Rushwaya takes over mining leadership

The Herald

Ishemunyoro Chingwere Business Reporter
SHANGHANI Gold Miners’ Association executive member, Ms Henrietta Rushwaya, is set to take over as new Zimbabwe Miners’ Federation (ZMF) president tomorrow after she successfully filed her nomination papers unopposed for the post.

ZMF is the umbrella board representing small-scale miners, and its membership now accounts for more than half of the country’s gold deliveries as well as a substantial amount in chrome deliveries and other special stones.

The federation was formed in 2003 to help identify small-scale and artisanal miners’ needs and is also tasked with carrying out programmes to redress them in accordance with the Mines and Minerals Act, Gold Trade Act and other laws governing mining with the Minister of Mines and Mining Development as its patron.

Small-scale miners last year accounted for 53 percent of the country’s gold deliveries and there is consensus that the sector’s contribution could still rise if the sector is mechanised and if leakages that dog the sector are cabbed.

Ms Rushwaya takes over from Ishmael Kaguru, whose executive’s term of office expired on April 26 and will be joined on the 12-member executive by the pair of Mr Marufu Sithole and Mr Christopher Murove who come in as first and second vice presidents after their respective nominations were unopposed at the close of nomination last Friday.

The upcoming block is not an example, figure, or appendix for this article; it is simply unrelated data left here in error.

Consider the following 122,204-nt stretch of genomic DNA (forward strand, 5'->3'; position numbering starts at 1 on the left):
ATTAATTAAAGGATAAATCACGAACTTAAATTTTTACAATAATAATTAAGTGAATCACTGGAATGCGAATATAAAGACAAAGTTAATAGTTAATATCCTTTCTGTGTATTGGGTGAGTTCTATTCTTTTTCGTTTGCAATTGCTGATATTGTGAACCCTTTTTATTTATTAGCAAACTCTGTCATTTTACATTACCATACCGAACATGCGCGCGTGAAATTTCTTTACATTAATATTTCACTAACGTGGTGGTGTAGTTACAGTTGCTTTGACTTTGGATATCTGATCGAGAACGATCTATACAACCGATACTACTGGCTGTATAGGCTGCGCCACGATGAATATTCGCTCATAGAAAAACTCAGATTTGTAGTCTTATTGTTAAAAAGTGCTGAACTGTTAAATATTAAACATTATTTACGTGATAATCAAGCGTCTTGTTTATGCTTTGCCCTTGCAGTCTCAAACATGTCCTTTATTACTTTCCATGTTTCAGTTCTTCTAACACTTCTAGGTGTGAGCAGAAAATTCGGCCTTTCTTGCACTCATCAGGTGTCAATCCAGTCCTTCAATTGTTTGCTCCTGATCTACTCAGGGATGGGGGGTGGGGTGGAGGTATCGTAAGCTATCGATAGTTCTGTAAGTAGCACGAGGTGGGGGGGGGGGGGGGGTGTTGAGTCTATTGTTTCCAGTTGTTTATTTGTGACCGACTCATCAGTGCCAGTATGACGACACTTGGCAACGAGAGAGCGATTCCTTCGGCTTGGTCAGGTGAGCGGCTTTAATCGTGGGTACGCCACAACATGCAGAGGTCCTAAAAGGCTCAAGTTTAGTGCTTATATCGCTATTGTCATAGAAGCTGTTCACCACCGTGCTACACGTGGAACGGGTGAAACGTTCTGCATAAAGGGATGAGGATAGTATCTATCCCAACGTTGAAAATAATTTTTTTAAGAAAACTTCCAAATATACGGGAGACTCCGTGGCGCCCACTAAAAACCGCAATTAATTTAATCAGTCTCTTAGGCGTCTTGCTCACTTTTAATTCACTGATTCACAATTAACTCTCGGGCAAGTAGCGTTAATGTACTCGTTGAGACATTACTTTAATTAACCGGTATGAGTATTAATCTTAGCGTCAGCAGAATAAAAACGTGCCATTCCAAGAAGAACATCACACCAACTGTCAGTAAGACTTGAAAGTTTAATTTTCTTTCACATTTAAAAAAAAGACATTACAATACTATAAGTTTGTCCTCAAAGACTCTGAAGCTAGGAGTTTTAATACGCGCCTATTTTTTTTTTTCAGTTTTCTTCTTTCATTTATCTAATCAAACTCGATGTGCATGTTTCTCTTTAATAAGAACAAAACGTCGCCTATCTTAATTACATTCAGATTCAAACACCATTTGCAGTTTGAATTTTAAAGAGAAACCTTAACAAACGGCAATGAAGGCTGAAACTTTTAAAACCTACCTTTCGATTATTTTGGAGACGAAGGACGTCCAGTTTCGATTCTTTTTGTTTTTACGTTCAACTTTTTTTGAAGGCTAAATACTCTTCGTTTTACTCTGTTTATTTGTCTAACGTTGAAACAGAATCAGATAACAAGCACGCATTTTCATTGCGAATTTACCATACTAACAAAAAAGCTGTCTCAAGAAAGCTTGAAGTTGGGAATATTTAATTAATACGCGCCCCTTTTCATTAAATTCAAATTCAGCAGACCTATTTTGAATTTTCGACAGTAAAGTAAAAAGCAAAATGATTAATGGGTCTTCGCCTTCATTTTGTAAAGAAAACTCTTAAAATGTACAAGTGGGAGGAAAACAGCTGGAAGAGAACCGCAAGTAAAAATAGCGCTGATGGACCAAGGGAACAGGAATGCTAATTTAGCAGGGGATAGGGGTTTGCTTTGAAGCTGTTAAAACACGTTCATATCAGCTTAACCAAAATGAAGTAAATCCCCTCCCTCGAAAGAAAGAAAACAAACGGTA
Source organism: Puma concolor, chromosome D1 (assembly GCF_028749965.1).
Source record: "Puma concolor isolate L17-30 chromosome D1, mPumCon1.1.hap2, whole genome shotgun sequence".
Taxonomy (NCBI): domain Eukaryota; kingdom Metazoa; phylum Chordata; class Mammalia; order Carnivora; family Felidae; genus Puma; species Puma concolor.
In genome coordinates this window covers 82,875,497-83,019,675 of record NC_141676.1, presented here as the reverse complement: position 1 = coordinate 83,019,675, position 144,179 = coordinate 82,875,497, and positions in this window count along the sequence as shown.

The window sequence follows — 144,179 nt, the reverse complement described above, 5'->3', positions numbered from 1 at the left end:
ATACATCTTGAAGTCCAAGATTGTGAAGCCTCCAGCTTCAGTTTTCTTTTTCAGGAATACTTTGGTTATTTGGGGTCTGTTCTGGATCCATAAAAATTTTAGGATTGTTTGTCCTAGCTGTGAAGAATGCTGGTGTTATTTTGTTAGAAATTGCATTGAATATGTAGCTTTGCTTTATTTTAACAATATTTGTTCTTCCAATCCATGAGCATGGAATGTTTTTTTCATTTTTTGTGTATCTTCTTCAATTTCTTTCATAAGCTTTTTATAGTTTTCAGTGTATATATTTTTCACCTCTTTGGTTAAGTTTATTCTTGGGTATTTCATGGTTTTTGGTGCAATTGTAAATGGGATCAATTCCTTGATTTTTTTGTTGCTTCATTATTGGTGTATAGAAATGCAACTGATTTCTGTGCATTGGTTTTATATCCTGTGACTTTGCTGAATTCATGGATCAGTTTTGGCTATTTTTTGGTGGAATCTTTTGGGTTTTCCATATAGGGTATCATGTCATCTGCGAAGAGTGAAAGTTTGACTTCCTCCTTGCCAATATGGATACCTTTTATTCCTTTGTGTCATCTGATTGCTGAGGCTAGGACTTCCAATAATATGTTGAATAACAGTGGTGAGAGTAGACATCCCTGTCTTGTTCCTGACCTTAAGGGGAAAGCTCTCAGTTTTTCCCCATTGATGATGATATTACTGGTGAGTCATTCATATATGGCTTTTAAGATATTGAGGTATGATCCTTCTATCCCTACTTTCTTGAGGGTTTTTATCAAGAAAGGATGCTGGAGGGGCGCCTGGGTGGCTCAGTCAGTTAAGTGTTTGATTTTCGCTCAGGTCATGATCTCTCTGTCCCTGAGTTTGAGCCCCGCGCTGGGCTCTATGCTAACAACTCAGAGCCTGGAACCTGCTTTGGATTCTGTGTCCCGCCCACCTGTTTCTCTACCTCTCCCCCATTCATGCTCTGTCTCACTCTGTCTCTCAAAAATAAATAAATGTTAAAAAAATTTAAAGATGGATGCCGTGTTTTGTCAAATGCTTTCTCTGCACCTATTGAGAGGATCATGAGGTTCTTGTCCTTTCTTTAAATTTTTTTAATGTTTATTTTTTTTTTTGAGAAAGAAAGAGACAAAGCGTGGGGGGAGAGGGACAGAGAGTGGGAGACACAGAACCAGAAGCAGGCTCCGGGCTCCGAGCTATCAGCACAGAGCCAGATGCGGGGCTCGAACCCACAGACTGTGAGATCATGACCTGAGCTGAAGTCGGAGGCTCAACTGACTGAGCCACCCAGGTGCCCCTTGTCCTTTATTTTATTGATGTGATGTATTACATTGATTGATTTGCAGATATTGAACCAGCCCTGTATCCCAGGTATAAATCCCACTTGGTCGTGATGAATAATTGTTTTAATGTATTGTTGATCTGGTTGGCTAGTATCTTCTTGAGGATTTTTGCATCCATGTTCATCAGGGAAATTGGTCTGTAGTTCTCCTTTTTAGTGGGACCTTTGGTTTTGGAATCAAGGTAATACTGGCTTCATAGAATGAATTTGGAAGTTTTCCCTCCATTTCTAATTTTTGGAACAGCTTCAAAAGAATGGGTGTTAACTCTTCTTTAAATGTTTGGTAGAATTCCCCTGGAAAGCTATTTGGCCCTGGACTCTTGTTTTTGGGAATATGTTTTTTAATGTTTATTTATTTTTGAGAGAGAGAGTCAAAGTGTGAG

The trio’s ascendancy as well as nine other aspiring executive members, will be confirmed at the federations’ congress to be held in Gweru tomorrow where Mines and Mining Development Minister Winston Chitando is expected to be the guest of honour.

Contacted for comment, Ms Rushwaya flatly refused to discuss her new posting and her vision saying she will gladly do so after the federation’s congress tomorrow.

ZMF chief executive officer Mr Wellington Takavarasha, confirmed the election of the trio but said they will be confirmed on election day.

“Deadline for nomination was Friday June 8, so those who filed unopposed are now just waiting for confirmation by congress,” said Mr Takavarasha.

“Yes the notice you are asking about is authentic, I am the one who circulated it for the benefit of our membership.

“We will proceed with elections on election day for all other positions for which we have more than one nomination,” he said.

Ms Rushwaya rose to prominence when she ascended to the powerful post of Zimbabwe Football Association (Zifa) chief executive officer, but was hounded out of the football governing body on damning allegations of match fixing for which she was, however, acquitted.

Small-scale miners who spoke to this publication said her overwhelming support from the membership stem from the work that she has been doing in Shangani, especially the tribute agreement with Zimbabwe Mining Development Corporation that has benefited several miners after Government lifted an EPO ban on Shangani that had been imposed in 1991.

The deal, which is largely credited to close corporation between Shanghani Gold Miners’ Association — where Ms Rushwaya is a member — and Government has resulted in the revival of work on Leechdale gold claims which are owned by Government.

The miners are of the view that the former national football boss is a firm leader who can push the artisanal miners’ cause, and engage with Government in addressing problems afflicting this critical sector.